Perhaps the most striking aspect of the main bank system is the role that the main bank plays when client firms encounter financial adversity. In such cases, the actions of the main bank take on their most direct, intense, and arguably important form, going beyond the kinds of arm's-length information-gathering activities normally connoted by the term 'monitoring'. Sometimes the banks launch so-called 'rescue' operations, as in the famous Mazda case, in other cases they put together refinancing packages similar to a workout specialist in the United States, and in some cases they engineer a major restructuring or liquidation, akin to a privatized version of Chapter 11 or Chapter 7 bankruptcy in the United States. On occasion, a major listed firm will file for bankruptcy under the Corporate Reorganization Law (Kaisha koseiho), but usually this follows a period of close involvement by the main bank in its restructuring effort and is triggered by the bank's decision to curtail its activist role and rising financial exposure.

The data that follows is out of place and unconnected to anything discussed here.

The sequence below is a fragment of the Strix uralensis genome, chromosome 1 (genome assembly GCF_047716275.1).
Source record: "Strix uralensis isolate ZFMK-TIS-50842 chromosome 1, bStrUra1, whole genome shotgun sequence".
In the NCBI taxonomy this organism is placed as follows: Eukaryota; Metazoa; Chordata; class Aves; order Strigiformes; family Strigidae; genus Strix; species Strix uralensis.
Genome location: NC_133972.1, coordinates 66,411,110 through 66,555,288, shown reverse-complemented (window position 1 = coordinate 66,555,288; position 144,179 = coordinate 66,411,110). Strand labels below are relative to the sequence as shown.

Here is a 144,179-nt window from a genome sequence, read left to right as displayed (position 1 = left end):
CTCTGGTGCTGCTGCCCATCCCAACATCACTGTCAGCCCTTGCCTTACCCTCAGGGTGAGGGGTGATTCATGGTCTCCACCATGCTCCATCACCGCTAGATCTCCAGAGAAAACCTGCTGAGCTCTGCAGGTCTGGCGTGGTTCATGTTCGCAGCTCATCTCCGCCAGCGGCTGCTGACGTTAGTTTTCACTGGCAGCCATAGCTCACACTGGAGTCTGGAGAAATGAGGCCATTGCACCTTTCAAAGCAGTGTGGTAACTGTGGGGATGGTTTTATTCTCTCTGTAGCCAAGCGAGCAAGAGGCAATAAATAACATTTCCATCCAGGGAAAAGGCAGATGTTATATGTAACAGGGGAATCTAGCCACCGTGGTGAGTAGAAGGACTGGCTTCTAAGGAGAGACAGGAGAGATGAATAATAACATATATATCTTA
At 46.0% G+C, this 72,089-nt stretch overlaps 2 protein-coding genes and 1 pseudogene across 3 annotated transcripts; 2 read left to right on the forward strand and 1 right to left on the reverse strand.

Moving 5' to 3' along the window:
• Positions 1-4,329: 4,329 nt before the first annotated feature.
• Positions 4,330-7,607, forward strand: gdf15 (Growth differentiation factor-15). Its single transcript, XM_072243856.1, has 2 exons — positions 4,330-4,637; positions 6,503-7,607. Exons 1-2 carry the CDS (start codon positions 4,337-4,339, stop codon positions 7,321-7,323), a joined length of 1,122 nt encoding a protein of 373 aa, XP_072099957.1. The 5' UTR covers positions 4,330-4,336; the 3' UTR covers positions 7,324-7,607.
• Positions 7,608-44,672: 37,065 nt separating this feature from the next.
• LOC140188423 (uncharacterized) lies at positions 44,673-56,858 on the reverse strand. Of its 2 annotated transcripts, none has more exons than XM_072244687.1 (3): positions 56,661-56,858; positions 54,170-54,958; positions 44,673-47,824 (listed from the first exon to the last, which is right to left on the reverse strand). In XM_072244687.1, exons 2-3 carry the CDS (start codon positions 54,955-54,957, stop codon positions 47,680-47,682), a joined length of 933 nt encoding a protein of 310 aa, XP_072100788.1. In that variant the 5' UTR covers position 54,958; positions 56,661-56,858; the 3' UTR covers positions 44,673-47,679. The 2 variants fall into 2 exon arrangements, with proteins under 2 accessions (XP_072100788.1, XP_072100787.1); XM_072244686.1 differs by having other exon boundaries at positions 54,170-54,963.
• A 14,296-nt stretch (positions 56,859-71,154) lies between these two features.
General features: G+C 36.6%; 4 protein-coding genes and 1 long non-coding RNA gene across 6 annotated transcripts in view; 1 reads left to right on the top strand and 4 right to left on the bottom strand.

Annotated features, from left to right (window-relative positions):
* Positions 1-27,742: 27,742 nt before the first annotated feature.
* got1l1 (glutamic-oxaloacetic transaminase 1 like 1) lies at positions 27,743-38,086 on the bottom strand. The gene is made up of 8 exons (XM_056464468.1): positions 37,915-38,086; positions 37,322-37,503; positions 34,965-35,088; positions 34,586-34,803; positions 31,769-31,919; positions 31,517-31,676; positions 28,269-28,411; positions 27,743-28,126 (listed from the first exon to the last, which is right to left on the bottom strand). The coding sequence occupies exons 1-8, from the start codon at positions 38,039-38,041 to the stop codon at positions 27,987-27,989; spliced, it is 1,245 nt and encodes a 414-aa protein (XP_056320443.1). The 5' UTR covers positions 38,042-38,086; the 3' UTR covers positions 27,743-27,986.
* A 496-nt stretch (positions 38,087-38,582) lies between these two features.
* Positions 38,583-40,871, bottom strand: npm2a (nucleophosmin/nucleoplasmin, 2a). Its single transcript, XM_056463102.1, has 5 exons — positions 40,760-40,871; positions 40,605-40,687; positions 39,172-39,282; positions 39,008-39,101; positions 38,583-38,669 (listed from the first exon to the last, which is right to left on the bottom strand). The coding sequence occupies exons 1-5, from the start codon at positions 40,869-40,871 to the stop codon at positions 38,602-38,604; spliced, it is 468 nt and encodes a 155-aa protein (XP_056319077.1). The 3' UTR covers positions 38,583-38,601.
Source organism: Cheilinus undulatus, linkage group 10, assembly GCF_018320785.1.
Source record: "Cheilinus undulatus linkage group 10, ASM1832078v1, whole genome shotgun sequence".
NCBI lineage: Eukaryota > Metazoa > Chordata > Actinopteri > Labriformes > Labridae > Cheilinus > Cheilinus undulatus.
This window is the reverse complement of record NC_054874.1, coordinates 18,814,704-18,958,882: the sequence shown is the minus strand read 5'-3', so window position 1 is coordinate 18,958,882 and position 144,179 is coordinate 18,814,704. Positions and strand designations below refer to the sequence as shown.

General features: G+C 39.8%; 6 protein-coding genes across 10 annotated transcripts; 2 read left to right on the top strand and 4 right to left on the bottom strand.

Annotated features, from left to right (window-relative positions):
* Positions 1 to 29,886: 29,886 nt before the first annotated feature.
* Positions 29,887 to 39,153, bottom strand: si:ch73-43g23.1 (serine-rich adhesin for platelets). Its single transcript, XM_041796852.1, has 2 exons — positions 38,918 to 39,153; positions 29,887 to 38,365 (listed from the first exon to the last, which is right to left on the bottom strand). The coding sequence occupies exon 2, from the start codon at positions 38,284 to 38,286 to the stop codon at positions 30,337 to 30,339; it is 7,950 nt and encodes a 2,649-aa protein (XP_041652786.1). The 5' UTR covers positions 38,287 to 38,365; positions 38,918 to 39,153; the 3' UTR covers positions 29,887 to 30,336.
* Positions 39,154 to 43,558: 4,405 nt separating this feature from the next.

A number of interesting questions can be asked about the main bank's role in the governance of financial distress. Why does the main bank take on the role that it does? Does its behaviour merely reflect its incentives as a creditor and equity holder with a large financial exposure, or does it reflect a form of implicit contract between the bank and the firm—or indirectly, managers and employees who may be locked into long-term relations with the firm—or between the main bank and other lenders to